Gender issues, giving birth, discouraging advice - Sophia Twaddell wouldn't let any of it derail her career. Today, as Fleishman-Hillard's biotech head, she epitomizes the power of dedication.Back in 1989, Sophia Twaddell, then group manager of marketing communications for Baxter Healthcare, was rehearsing her opening speech for the "Baxter the Future
annual national sales meeting to several of her colleagues, when she began having contractions. She casually dismissed herself, drove to the hospital, and gave birth to her third child. Four days later she was on a plane to Phoenix to fulfill the engagement.
"That was just what you did in those days,
says Twaddell. "Women constantly had to prove that they were as good or better than all the guys. And if that meant getting up four days after you've had a baby, then you did it."
The story is a poignant example of her remarkable character and dedication to her career. "I was always impressed with the strength of her personality, without forfeiting femininity,
says her sister-in-law Martha Twaddell.
To Sophia, however, that 1989 meeting was significant for one reason only, and that was the birth of her son.
Long before Twaddell was facing gender issues head on, she was already learning about healthcare. Her mother, a physiologist, was in the National Institute of Health (NIH) and often talked about clinical trials at home. "I learned a lot of it through osmosis,
Equipped with a masters degree in medieval literature from Northwestern, but not the slightest desire to become a professor, she decided to follow what she had learned about at her own dinner table, and went to work for American Hospital Supply (AHS) in 1978. Twaddell was hired as a secretary - the same position that the other three women in the company held at the time. It did not take long for AHS to realize that they were underutilizing a valuable resource by having her type letters. Within months she was working in an operating division and spending time in the operating room.
Enamored with this hands-on experience, Sophia sought counsel from a Northwestern professor on the prospect of going back to medical school, only to find herself highly discouraged. "The professor I talked to said that it would ruin my marriage and any chances of having children," Twaddell recalls. "He said I would have to give up my life because I would be 32 by the time I got out. He was saying it as if I would be practically dead. There were so few opportunities as a female."
But Twaddell was determined to create opportunities for herself, regardless. After her three-year stint at AHS, she went to work for Sieber & McIntyre (now McCann), a Chicago-based medical advertising agency. While there, she got a chance to try her hand at what developed into a real passion - film producing. A half-hour film for physicians about the effects of calcium on the heart, for which she won a Golden Cindy Award, was the first film she ever produced.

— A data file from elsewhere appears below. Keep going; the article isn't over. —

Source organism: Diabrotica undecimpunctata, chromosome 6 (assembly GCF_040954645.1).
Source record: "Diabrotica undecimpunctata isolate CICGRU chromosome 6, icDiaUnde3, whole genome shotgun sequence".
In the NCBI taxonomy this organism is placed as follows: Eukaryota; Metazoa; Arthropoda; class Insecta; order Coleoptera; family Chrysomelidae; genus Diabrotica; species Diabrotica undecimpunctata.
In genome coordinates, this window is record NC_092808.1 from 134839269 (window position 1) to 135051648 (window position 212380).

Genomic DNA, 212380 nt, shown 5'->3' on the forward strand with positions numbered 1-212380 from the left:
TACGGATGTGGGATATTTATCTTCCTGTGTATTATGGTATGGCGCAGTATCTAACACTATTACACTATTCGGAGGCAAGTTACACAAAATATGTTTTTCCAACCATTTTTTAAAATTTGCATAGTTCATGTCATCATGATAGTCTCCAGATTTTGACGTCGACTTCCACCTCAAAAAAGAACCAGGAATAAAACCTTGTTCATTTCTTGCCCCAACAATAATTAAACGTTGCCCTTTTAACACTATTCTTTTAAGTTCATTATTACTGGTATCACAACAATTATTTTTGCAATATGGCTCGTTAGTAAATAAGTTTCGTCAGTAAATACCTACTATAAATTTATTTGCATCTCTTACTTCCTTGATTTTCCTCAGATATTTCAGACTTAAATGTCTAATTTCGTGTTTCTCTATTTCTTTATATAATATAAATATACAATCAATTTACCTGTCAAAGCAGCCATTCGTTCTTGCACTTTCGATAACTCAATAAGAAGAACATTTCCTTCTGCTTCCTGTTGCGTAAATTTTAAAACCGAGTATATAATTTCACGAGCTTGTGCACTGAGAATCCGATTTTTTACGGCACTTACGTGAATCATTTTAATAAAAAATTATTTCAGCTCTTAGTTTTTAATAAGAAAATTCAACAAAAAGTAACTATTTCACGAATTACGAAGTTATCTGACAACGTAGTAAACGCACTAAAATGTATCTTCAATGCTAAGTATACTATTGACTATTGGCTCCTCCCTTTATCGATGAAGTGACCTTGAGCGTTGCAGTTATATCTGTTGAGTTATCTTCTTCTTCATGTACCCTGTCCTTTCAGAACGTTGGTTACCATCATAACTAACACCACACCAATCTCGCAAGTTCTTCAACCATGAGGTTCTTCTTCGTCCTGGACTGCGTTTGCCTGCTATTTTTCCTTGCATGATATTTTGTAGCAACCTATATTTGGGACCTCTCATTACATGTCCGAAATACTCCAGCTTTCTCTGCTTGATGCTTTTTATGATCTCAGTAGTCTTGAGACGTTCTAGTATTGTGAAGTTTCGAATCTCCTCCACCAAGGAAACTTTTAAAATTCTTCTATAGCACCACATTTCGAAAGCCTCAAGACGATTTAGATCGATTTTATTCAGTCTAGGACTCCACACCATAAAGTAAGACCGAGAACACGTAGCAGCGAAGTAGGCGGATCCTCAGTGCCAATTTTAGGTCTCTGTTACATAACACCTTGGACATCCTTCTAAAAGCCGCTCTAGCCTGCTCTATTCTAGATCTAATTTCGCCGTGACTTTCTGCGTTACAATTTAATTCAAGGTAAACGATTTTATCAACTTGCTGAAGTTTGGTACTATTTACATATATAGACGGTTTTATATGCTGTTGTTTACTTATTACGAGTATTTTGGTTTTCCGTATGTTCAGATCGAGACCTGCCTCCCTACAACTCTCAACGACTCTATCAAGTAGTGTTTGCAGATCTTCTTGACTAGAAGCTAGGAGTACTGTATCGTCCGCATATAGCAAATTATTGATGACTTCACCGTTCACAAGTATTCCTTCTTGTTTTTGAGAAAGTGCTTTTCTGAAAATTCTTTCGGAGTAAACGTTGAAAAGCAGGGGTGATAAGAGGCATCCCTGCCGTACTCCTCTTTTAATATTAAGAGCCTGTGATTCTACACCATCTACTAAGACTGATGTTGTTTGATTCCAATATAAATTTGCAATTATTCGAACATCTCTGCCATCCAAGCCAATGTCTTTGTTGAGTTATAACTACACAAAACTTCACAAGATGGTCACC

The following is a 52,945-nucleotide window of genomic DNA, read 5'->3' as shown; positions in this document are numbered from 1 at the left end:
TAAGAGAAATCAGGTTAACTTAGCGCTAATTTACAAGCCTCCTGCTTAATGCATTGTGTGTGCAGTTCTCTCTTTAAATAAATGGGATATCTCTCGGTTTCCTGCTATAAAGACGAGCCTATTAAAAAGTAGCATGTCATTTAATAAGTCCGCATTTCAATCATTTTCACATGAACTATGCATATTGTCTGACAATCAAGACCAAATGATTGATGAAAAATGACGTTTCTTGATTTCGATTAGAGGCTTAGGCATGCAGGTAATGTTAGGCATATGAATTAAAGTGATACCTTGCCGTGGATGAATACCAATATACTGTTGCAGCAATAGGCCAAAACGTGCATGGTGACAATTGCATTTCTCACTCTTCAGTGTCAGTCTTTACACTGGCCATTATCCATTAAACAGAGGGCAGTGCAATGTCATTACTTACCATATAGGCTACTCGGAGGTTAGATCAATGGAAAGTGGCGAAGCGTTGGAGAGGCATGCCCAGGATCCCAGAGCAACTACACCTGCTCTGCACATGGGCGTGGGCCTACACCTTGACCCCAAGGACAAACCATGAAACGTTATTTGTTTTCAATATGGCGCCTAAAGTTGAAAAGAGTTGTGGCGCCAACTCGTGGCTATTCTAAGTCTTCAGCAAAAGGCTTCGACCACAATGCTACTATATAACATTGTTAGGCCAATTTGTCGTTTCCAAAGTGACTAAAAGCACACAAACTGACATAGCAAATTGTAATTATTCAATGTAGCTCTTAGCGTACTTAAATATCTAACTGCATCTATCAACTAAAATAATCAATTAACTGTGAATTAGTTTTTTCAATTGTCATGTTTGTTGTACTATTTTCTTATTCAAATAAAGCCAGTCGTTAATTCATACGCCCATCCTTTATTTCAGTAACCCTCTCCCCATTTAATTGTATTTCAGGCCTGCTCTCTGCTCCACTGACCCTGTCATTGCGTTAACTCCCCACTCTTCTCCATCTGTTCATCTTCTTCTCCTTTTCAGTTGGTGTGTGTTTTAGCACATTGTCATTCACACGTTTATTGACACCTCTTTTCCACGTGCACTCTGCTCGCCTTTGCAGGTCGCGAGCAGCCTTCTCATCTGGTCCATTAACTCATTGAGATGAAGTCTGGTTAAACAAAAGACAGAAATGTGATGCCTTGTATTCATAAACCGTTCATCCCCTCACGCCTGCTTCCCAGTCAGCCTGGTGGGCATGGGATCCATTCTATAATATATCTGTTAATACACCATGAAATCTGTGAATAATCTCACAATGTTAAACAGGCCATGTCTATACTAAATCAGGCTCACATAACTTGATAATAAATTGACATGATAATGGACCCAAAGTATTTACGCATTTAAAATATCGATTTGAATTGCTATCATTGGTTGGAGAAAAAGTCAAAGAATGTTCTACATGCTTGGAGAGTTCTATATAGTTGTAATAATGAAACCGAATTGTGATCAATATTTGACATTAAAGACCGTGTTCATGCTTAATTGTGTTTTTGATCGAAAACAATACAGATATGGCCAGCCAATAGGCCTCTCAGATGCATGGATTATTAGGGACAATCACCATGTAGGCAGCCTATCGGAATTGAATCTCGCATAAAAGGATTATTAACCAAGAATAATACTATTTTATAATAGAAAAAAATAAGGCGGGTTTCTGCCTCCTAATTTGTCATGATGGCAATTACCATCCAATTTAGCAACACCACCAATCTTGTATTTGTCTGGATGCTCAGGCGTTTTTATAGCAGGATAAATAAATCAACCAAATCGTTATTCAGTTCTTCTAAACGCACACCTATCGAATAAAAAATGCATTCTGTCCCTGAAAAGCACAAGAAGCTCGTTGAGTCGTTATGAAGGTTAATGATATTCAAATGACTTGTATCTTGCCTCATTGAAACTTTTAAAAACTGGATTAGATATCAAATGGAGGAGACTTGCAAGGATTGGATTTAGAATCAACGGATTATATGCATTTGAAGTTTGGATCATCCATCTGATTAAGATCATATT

A few years later while she was at Baxter, she produced a documentary on volunteerism for high school and college students - at the time she was a volunteer herself for the Junior League of Chicago. Make a Splash.
Volunteer was discovered by PBS, ran nationwide, and was nominated for four Emmy Awards, winning three. Twaddell received an award for independent producing. "The Emmy was in a bookcase in my living room for the longest time until my oldest son took it in for show-and-tell. It came home in two pieces. Last year, my husband pulled it out and got it fixed. He said, 'I know you're not impressed with it anymore, but I am.'"
After dedicating several years to the talent that awarded her a now intact Emmy, Twaddell was recruited to run communications for Vector Securities International, a healthcare and biotech-focused investment bank. "This position really allowed me to leverage my experience. Working for a financial institution, I learned how research and banking are connected."
In October 1999, she heard of a job opening at Fleishman-Hillard as head of healthcare in Chicago. An ideal opportunity to combine her healthcare knowledge and Wall Street connections, she signed on right away. Roger Longman, editor of In Vivo magazine and a longtime friend, says, "PR people don't generally understand the companies they work for nor do they understand the business side of things, but Sophia does. It's partly because she has worked on all sides, but also because she is an adult. She is not afraid of being honest, which is not always a PR kind of characteristic."
Today, as head of Fleishman's bio-technology practice, Twaddell feels she is in a spot where all of her background has fallen into place. "Every bit of experience has come in handy at some point. It all comes flooding back to you when you need it. That is what it means to be a seasoned counselor."
And she is more than happy to be back on the agency side. "What I love about PR is having multiple clients. I don't know if I could ever work on the other side again because I need the intellectual challenge."